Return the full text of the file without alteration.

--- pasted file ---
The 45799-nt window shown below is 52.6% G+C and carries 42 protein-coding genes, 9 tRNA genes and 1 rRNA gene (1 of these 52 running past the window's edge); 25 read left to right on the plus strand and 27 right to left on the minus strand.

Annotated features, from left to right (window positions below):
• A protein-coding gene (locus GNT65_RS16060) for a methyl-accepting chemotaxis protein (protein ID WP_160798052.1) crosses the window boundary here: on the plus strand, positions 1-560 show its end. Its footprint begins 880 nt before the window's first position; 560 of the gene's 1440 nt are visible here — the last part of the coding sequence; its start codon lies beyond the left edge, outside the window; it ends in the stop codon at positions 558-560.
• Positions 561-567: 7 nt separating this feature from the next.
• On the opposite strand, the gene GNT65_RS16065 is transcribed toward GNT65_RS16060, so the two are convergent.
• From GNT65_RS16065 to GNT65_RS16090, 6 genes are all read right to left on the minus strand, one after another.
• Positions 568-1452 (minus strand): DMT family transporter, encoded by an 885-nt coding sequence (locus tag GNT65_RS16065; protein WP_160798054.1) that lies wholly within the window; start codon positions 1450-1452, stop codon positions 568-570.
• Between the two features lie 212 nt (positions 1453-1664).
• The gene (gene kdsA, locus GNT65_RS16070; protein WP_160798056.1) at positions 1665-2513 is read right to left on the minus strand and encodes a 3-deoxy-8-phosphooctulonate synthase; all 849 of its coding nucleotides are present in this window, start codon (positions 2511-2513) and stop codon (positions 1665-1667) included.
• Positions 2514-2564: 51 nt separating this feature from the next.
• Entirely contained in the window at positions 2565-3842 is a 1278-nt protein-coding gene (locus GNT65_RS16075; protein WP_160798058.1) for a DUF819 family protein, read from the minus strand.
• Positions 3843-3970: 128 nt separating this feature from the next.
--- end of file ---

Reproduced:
The 45799-nt window shown below is 52.6% G+C and carries 42 protein-coding genes, 9 tRNA genes and 1 rRNA gene (1 of these 52 running past the window's edge); 25 read left to right on the plus strand and 27 right to left on the minus strand.

Annotated features, from left to right (window positions below):
• A protein-coding gene (locus GNT65_RS16060) for a methyl-accepting chemotaxis protein (protein ID WP_160798052.1) crosses the window boundary here: on the plus strand, positions 1-560 show its end. Its footprint begins 880 nt before the window's first position; 560 of the gene's 1440 nt are visible here — the last part of the coding sequence; its start codon lies beyond the left edge, outside the window; it ends in the stop codon at positions 558-560.
• Positions 561-567: 7 nt separating this feature from the next.
• On the opposite strand, the gene GNT65_RS16065 is transcribed toward GNT65_RS16060, so the two are convergent.
• From GNT65_RS16065 to GNT65_RS16090, 6 genes are all read right to left on the minus strand, one after another.
• Positions 568-1452 (minus strand): DMT family transporter, encoded by an 885-nt coding sequence (locus tag GNT65_RS16065; protein WP_160798054.1) that lies wholly within the window; start codon positions 1450-1452, stop codon positions 568-570.
• Between the two features lie 212 nt (positions 1453-1664).
• The gene (gene kdsA, locus GNT65_RS16070; protein WP_160798056.1) at positions 1665-2513 is read right to left on the minus strand and encodes a 3-deoxy-8-phosphooctulonate synthase; all 849 of its coding nucleotides are present in this window, start codon (positions 2511-2513) and stop codon (positions 1665-1667) included.
• Positions 2514-2564: 51 nt separating this feature from the next.
• Entirely contained in the window at positions 2565-3842 is a 1278-nt protein-coding gene (locus GNT65_RS16075; protein WP_160798058.1) for a DUF819 family protein, read from the minus strand.
• Positions 3843-3970: 128 nt separating this feature from the next.